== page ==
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Are Frogs Nocturnal?



Most species of frogs are nocturnal, but many others are diurnal. There are over 4,800 distinct frog species living in a variety of habitats, and each species has adapted a sleep pattern that suits its diet and surroundings.

Nocturnal Frogs

The majority of frog species are nocturnal: they are most active at night. Many different types of frogs are nocturnal, from pond and river frogs that spend most of their lives in water to tree frogs that jump and climb high above the ground. Frogs tend to be nocturnal because night is the best time for them to catch prey such as insects and worms. Nocturnal terrestrial frogs are often brown or gray with spotted backs, while nocturnal tree frogs are usually green. These camouflage colors keep them hidden from predators as they sleep during the day. Many nocturnal frogs have loud, distinctive calls so they can communicate in the dark and across long distances. Some nocturnal frogs will hunt during the day if they are especially hungry. Some well-known types of nocturnal frogs are the leopard frog, pacman frog, American green tree frog, and red-eyed tree frog.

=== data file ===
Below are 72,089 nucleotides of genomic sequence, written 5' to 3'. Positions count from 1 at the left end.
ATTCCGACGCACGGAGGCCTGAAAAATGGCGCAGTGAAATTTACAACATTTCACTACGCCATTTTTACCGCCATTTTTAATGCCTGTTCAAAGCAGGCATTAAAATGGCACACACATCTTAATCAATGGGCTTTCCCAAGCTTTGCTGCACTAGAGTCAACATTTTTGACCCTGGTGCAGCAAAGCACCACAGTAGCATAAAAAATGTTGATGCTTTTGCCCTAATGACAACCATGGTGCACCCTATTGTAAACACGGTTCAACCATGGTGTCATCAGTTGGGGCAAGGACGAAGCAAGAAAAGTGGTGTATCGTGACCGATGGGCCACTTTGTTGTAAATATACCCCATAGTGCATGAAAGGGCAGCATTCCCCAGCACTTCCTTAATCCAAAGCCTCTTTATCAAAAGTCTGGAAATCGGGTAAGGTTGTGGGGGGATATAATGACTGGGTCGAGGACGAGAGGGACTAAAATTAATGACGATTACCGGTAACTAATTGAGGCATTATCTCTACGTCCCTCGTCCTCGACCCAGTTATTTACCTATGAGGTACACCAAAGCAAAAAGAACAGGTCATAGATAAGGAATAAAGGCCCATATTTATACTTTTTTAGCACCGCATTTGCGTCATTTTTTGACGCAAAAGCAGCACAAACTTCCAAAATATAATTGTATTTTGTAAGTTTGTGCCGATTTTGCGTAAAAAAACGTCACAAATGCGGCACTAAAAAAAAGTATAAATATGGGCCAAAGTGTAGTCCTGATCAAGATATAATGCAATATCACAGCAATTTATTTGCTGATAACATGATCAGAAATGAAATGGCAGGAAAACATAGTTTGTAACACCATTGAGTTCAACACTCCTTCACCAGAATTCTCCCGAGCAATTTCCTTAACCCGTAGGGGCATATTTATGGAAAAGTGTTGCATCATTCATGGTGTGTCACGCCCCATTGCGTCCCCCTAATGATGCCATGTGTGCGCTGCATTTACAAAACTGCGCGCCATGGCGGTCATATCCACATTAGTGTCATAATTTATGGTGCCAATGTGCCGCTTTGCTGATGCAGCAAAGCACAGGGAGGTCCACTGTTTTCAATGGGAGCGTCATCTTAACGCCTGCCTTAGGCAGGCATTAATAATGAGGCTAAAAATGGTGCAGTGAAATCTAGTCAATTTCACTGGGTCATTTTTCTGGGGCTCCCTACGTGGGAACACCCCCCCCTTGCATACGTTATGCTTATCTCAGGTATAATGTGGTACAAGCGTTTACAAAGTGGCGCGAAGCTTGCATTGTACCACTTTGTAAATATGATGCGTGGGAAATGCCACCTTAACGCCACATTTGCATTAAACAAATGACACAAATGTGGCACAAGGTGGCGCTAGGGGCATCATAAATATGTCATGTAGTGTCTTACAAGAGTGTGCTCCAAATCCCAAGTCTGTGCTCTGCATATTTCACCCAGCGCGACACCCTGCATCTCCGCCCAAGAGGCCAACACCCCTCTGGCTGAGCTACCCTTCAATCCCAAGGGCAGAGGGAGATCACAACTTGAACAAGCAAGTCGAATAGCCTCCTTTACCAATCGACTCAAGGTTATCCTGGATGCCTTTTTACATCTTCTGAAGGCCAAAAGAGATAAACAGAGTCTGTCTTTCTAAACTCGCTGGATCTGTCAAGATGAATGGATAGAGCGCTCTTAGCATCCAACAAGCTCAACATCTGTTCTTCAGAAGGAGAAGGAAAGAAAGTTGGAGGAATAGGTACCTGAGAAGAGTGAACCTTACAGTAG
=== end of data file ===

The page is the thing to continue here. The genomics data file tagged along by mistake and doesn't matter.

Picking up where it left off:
Diurnal Frogs

Frogs that hunt and breed during the day have developed very different defenses from nocturnal frogs. Many poisonous frogs, such as dart frogs and and mantellas, are diurnal. Instead of camouflaging themselves and hiding, as most nocturnal frogs do, diurnal frogs secrete toxic chemicals that protect them from predators. Most diurnal frogs have colorful skin that makes them stand out from their surroundings: the blue poison frog is blue with black spots, and the golden mantella is bright orange. These dramatic and beautiful colors warn other animals to beware of diurnal frogs’ poison.



“San Diego Zoo’s Animal Bytes: Frog & Toad.” Welcome to the San Diego Zoo. N.p., n.d. Web. 6 Nov. 2012.

“Amphibians, Amphibian Pictures, Amphibian Facts – National Geographic.” Animals – Animal Pictures – Wild Animal Facts – Nat Geo Wild – National Geographic. N.p., n.d. Web. 6 Nov. 2012.

“Frogs and Toads of West Virginia.” Marshall University. N.p., n.d. Web. 5 Nov. 2012.

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